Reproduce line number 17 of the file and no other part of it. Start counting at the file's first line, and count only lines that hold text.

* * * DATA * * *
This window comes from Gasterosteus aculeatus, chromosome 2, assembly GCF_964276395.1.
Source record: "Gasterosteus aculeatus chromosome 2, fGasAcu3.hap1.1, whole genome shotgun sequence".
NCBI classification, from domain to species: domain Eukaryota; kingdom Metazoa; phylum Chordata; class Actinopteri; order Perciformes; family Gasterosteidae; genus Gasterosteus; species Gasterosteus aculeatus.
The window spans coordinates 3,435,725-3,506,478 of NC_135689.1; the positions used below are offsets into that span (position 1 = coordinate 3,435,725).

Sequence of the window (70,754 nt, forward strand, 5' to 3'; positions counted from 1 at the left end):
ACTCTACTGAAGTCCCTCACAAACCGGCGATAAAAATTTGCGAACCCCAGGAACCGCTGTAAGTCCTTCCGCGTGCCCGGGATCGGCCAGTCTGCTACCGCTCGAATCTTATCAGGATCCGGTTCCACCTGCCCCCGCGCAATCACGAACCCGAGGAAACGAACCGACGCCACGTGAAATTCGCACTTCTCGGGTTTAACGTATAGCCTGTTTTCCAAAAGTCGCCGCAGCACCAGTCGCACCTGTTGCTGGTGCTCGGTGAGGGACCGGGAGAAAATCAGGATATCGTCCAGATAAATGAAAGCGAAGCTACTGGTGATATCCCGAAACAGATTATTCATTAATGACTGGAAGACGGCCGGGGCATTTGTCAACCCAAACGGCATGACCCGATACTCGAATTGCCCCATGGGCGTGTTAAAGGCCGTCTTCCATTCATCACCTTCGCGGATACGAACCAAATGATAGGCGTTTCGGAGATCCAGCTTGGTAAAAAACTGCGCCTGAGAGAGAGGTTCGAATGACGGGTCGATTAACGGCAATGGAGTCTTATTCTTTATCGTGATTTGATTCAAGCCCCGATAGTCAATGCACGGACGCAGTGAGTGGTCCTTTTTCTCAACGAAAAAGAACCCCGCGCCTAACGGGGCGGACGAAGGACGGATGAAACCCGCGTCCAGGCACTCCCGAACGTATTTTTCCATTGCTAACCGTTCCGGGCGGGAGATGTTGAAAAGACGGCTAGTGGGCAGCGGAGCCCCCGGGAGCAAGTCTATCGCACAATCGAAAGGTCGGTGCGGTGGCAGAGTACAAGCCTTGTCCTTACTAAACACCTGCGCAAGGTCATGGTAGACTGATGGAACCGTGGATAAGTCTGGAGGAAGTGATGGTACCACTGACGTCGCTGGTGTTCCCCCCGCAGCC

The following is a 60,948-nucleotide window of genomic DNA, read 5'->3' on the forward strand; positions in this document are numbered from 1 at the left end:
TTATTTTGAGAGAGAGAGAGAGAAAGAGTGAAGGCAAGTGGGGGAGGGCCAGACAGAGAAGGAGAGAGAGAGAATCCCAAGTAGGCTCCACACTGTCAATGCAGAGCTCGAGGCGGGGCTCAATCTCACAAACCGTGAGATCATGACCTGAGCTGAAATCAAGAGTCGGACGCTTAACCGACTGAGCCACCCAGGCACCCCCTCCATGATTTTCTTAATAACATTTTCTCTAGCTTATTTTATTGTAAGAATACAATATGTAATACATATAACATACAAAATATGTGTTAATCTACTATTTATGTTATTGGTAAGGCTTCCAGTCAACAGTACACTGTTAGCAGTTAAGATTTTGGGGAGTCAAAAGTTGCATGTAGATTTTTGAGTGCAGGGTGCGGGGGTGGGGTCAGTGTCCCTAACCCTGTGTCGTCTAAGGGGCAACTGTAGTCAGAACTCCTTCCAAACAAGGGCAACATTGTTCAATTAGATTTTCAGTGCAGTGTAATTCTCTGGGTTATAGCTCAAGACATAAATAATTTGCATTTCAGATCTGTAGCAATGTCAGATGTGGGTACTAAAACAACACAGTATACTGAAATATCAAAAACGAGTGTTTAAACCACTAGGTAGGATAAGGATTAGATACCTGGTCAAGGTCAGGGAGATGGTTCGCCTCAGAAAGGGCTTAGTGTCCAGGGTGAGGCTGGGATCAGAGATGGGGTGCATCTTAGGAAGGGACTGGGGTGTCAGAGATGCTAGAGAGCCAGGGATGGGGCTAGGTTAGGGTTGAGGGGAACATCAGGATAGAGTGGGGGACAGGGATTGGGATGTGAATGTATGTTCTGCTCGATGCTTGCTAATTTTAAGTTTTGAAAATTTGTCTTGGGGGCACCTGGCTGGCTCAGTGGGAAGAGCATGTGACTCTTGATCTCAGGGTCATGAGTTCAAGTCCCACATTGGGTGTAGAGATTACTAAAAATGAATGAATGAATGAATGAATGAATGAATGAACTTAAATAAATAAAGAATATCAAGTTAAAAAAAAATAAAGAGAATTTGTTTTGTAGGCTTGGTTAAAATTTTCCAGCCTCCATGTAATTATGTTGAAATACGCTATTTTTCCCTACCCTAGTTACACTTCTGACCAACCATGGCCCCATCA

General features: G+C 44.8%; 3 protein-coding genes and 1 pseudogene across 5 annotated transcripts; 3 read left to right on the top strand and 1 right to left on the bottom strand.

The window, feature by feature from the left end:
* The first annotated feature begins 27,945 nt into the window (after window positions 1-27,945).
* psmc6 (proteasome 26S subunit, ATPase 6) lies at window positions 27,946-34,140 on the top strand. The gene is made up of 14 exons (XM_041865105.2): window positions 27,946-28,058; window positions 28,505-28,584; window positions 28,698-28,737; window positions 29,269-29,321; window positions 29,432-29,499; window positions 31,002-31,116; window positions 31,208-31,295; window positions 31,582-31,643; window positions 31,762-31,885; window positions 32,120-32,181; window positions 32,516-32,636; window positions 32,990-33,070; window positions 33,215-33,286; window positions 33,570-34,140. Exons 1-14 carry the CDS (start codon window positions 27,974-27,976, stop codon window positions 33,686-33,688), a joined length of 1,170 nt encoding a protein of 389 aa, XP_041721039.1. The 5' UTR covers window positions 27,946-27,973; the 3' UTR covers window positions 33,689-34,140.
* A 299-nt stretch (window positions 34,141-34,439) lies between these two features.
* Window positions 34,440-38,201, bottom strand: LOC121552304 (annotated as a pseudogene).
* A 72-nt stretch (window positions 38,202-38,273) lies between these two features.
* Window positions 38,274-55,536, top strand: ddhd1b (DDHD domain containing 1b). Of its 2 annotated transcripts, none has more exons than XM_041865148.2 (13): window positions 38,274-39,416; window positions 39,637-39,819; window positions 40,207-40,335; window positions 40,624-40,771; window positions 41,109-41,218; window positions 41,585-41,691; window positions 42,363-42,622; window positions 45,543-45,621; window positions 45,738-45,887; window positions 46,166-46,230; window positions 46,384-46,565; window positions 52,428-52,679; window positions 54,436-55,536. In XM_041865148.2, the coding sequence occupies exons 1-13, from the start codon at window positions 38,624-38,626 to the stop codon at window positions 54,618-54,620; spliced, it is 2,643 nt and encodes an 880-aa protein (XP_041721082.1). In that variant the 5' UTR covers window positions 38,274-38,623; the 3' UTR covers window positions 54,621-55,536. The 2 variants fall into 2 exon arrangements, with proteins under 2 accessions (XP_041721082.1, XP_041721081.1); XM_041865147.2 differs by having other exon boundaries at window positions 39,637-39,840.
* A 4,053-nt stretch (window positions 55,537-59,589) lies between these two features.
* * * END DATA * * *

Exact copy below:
* A 4,053-nt stretch (window positions 55,537-59,589) lies between these two features.